BACKGROUND Vascular endothelial growth factor (VEGF)-targeted therapies are standard treatment for metastatic renal cell carcinoma (mRCC); however, toxicities can lead to drug discontinuation, which can affect patient outcomes. This study was aimed at identifying risk factors for toxicity and constructing the first model to predict toxicity-related treatment discontinuation (TrTD) in mRCC patients treated with VEGF-targeted therapies. METHODS The baseline characteristics, treatment outcomes, and toxicity data were collected for 936 mRCC patients receiving first-line VEGF-targeted therapy from the International Metastatic Renal Cell Carcinoma Database Consortium. A competing risk regression model was used to identify risk factors for TrTD, and it accounted for other causes as competing risks. RESULTS Overall, 198 (23.8%) experienced TrTD. Sunitinib was the most common VEGF-targeted therapy (77%), and it was followed by sorafenib (18.4%). The median time on therapy was 7.1 months for all patients and 4.4 months for patients with TrTD. The most common toxicities leading to TrTD included fatigue, diarrhea, and mucositis. In a multivariate analysis, significant predictors for TrTD were a baseline age ≥60 years, a glomerular filtration rate (GFR) <30 mL/min/1.73 m2, a single metastatic site, and a sodium level <135 mmol/L. A risk group model was developed that used the number of patient risk factors to predict the risk of TrTD. CONCLUSIONS In the largest series to date, age, GFR, number of metastatic sites, and baseline sodium level were found to be independent risk factors for TrTD in mRCC patients receiving VEGF-targeted therapy. Based on the number of risk factors present, a model for predicting TrTD was built to be used as a tool for toxicity monitoring in clinical practice. Cancer 2016;122:411-419.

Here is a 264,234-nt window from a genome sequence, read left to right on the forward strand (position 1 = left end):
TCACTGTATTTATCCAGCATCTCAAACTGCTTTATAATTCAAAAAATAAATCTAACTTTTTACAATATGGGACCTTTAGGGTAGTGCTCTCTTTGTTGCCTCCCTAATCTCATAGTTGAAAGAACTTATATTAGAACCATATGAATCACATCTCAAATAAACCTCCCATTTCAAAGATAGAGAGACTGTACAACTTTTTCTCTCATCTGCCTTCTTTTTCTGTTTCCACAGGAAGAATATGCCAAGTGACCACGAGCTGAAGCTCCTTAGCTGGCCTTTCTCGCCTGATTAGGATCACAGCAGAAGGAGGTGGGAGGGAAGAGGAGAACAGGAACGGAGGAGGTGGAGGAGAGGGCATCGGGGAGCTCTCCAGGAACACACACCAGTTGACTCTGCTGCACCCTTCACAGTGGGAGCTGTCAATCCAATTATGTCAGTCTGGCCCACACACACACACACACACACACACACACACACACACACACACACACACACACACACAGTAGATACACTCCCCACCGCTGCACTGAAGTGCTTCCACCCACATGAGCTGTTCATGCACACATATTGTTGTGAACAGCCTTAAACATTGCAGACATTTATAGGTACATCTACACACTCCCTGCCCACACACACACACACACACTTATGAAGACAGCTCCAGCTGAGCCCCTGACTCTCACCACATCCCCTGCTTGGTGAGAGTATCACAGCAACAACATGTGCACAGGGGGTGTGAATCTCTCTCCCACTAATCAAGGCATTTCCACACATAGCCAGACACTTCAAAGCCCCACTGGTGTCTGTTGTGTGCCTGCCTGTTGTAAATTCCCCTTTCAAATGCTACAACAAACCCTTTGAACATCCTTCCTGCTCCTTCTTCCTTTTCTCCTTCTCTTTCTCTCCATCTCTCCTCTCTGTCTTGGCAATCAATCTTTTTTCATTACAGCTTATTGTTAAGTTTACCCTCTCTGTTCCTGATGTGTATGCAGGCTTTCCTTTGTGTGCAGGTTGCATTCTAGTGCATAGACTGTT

Bibliographical noteFunding Information:
This study was funded by the Trust Family, Loker Pinard, and Michael Brigham Funds for Kidney Cancer Research at the Dana-Farber Cancer Institute (to Toni K. Choueiri), the Dana-Farber/Harvard Cancer Center Kidney Cancer Program, and the Dana-Farber/Harvard Cancer Center Kidney Cancer Specialized Program of Research Excellence (P50 CA101942-01). The funding sources had no role in the study design, analysis, interpretation, or writing of the article. Marina D. Kaymakcalan, Wanling Xie, Martin Smoragiewicz, J. Connor Wells, and Andr? P. Fay report no disclosures. Guillermo De Velasco reports that his wife worked as a bank physician at GlaxoSmithKline until February 2015. Nils Kroeger reports personal fees from Bristol-Myers Squibb and Pfizer Oncology outside the submitted work and travel support from Pfizer, Bristol-Myers Squibb, GlaxoSmithKline, Novartis, and Astellas. Laurence Albiges reports serving on advisory boards for Bristol-Myers Squibb, Novartis, Pfizer, Bayer, Sanofi, and Amgen and receiving research funding from Novartis and Pfizer. Scott A. North reports serving on advisory boards and acting as a consultant for Novartis, Bayer, GlaxoSmithKline, and Pfizer and receiving honoraria from Astellas, Sanofi, Janssen, Novartis, and Pfizer outside the submitted work. Christian K. Kollmannsberger reports serving on advisory boards and receiving honoraria/funding from Pfizer, Novartis, Sanofi, Bristol-Myers Squibb, and GlaxoSmithKline. Sun-Young Rha reports serving on advisory boards for Novartis, Pfizer, and GlaxoSmithKline and receiving funding from Novartis and Bayer Korea. J. Connor Wells reports serving on an advisory board and acting as a consultant for Astellas Pharma and receiving honoraria/funding from Pfizer. Rana R. McKay reports receiving research funding from Pfizer and Bayer. Daniel Y. C. Heng reports serving on advisory boards and acting as a consultant for Pfizer, Novartis, and Bayer/Onyx. Toni K. Choueiri reports institutional funding from Bristol-Myers Squibb, Exelixis, GlaxoSmithKline, Merck, Novartis, Roche, AstraZeneca, Peloton, Pfizer, and TRACON Pharmaceuticals and reports serving on advisory boards for Bayer, GlaxoSmithKline, Merck, AstraZeneca, Prometheus, Novartis, and Pfizer.
All Science Journal Classification (ASJC) codes
- Cancer Research